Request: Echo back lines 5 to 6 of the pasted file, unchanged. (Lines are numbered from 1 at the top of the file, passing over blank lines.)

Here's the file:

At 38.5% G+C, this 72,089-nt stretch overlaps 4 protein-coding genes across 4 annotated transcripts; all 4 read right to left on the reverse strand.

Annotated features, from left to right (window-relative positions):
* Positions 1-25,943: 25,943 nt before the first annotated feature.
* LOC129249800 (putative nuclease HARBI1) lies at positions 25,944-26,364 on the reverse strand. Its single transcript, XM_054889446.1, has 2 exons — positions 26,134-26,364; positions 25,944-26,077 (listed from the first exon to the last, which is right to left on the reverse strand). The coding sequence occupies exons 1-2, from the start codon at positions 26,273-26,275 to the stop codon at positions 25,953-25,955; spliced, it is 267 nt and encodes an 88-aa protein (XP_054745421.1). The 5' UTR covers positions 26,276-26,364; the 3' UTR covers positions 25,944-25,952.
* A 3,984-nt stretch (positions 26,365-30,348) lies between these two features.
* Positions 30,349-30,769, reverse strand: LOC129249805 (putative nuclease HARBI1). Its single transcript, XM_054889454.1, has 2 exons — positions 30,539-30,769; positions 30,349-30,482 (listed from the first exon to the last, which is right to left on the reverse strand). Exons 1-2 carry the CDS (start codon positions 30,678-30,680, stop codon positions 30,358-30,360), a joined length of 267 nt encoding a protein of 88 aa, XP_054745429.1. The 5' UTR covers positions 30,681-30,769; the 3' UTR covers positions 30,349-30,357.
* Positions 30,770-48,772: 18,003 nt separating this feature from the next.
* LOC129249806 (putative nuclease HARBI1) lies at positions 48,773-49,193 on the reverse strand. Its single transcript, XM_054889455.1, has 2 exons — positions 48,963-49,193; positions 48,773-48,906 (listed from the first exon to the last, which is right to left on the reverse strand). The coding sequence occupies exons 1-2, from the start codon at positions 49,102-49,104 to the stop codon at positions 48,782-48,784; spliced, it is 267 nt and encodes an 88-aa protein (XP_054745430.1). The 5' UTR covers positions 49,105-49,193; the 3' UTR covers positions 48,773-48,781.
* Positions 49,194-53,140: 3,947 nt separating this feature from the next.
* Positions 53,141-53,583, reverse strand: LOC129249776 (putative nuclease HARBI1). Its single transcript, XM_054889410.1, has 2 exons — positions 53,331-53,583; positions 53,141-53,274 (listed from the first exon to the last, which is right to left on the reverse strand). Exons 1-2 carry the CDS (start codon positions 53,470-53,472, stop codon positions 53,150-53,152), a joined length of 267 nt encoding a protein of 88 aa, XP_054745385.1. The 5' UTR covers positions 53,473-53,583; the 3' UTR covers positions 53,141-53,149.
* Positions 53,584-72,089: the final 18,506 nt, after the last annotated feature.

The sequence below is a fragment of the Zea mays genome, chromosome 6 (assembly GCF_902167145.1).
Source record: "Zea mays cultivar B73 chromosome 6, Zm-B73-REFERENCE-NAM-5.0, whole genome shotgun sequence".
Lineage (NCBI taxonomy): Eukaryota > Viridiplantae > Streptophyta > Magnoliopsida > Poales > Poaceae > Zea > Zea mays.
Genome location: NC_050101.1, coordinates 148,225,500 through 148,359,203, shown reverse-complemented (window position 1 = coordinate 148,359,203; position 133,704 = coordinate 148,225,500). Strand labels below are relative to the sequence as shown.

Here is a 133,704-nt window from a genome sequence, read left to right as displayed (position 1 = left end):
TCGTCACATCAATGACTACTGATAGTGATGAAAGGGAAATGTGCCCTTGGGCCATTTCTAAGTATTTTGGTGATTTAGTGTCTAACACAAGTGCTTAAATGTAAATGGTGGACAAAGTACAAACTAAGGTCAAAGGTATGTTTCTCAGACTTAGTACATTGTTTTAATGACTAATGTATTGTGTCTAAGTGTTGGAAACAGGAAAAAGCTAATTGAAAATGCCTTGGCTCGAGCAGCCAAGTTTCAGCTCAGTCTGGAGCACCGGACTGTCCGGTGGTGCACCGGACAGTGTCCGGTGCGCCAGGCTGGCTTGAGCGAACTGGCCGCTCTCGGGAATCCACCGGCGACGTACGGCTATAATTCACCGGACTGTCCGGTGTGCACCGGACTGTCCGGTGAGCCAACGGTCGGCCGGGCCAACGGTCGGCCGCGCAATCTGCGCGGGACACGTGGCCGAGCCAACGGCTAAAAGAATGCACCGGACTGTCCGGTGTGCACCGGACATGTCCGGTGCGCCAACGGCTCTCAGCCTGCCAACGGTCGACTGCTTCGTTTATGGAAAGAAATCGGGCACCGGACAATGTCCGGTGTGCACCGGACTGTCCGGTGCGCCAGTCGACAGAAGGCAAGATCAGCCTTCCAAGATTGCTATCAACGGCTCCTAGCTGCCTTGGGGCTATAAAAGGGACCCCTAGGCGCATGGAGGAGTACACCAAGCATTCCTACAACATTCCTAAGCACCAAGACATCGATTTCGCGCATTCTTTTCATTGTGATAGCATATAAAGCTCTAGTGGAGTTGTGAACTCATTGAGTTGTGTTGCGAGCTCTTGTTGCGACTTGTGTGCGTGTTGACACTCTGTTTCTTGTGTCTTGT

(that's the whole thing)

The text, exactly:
* A 3,984-nt stretch (positions 26,365-30,348) lies between these two features.
* Positions 30,349-30,769, reverse strand: LOC129249805 (putative nuclease HARBI1). Its single transcript, XM_054889454.1, has 2 exons — positions 30,539-30,769; positions 30,349-30,482 (listed from the first exon to the last, which is right to left on the reverse strand). Exons 1-2 carry the CDS (start codon positions 30,678-30,680, stop codon positions 30,358-30,360), a joined length of 267 nt encoding a protein of 88 aa, XP_054745429.1. The 5' UTR covers positions 30,681-30,769; the 3' UTR covers positions 30,349-30,357.